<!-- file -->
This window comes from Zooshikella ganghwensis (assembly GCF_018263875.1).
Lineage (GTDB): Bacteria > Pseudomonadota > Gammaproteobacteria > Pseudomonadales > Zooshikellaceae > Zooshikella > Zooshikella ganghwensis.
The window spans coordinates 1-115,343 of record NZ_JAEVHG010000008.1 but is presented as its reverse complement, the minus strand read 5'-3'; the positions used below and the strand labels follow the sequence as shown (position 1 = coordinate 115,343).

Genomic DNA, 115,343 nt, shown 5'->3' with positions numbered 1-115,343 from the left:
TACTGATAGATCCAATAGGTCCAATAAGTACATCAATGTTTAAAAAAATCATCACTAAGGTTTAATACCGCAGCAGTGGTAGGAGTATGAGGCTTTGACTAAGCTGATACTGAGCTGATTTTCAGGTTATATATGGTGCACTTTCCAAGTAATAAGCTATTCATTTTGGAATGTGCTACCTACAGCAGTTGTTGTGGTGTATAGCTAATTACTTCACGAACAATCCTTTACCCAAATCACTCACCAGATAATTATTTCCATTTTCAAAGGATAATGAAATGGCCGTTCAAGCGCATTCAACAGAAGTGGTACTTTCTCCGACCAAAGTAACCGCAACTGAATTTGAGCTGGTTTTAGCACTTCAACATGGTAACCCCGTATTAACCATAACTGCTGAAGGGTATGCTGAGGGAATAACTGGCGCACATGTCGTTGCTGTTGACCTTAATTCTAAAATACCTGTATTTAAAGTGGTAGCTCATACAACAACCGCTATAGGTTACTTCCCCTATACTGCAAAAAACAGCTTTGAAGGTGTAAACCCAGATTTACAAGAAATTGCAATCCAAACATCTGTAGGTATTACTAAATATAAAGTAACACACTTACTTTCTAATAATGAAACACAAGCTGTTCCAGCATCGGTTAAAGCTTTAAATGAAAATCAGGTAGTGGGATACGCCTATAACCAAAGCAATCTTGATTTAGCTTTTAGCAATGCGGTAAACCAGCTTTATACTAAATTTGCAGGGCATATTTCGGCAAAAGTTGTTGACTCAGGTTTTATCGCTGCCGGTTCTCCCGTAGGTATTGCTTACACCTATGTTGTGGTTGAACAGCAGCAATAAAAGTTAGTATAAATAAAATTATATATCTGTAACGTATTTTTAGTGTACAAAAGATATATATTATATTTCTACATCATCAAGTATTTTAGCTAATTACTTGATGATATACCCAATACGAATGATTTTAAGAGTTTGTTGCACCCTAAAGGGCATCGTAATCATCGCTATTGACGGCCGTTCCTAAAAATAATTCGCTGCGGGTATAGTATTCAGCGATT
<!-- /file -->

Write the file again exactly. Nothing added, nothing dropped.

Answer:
This window comes from Zooshikella ganghwensis (assembly GCF_018263875.1).
Lineage (GTDB): Bacteria > Pseudomonadota > Gammaproteobacteria > Pseudomonadales > Zooshikellaceae > Zooshikella > Zooshikella ganghwensis.
The window spans coordinates 1-115,343 of record NZ_JAEVHG010000008.1 but is presented as its reverse complement, the minus strand read 5'-3'; the positions used below and the strand labels follow the sequence as shown (position 1 = coordinate 115,343).

Genomic DNA, 115,343 nt, shown 5'->3' with positions numbered 1-115,343 from the left:
TACTGATAGATCCAATAGGTCCAATAAGTACATCAATGTTTAAAAAAATCATCACTAAGGTTTAATACCGCAGCAGTGGTAGGAGTATGAGGCTTTGACTAAGCTGATACTGAGCTGATTTTCAGGTTATATATGGTGCACTTTCCAAGTAATAAGCTATTCATTTTGGAATGTGCTACCTACAGCAGTTGTTGTGGTGTATAGCTAATTACTTCACGAACAATCCTTTACCCAAATCACTCACCAGATAATTATTTCCATTTTCAAAGGATAATGAAATGGCCGTTCAAGCGCATTCAACAGAAGTGGTACTTTCTCCGACCAAAGTAACCGCAACTGAATTTGAGCTGGTTTTAGCACTTCAACATGGTAACCCCGTATTAACCATAACTGCTGAAGGGTATGCTGAGGGAATAACTGGCGCACATGTCGTTGCTGTTGACCTTAATTCTAAAATACCTGTATTTAAAGTGGTAGCTCATACAACAACCGCTATAGGTTACTTCCCCTATACTGCAAAAAACAGCTTTGAAGGTGTAAACCCAGATTTACAAGAAATTGCAATCCAAACATCTGTAGGTATTACTAAATATAAAGTAACACACTTACTTTCTAATAATGAAACACAAGCTGTTCCAGCATCGGTTAAAGCTTTAAATGAAAATCAGGTAGTGGGATACGCCTATAACCAAAGCAATCTTGATTTAGCTTTTAGCAATGCGGTAAACCAGCTTTATACTAAATTTGCAGGGCATATTTCGGCAAAAGTTGTTGACTCAGGTTTTATCGCTGCCGGTTCTCCCGTAGGTATTGCTTACACCTATGTTGTGGTTGAACAGCAGCAATAAAAGTTAGTATAAATAAAATTATATATCTGTAACGTATTTTTAGTGTACAAAAGATATATATTATATTTCTACATCATCAAGTATTTTAGCTAATTACTTGATGATATACCCAATACGAATGATTTTAAGAGTTTGTTGCACCCTAAAGGGCATCGTAATCATCGCTATTGACGGCCGTTCCTAAAAATAATTCGCTGCGGGTATAGTATTCAGCGATT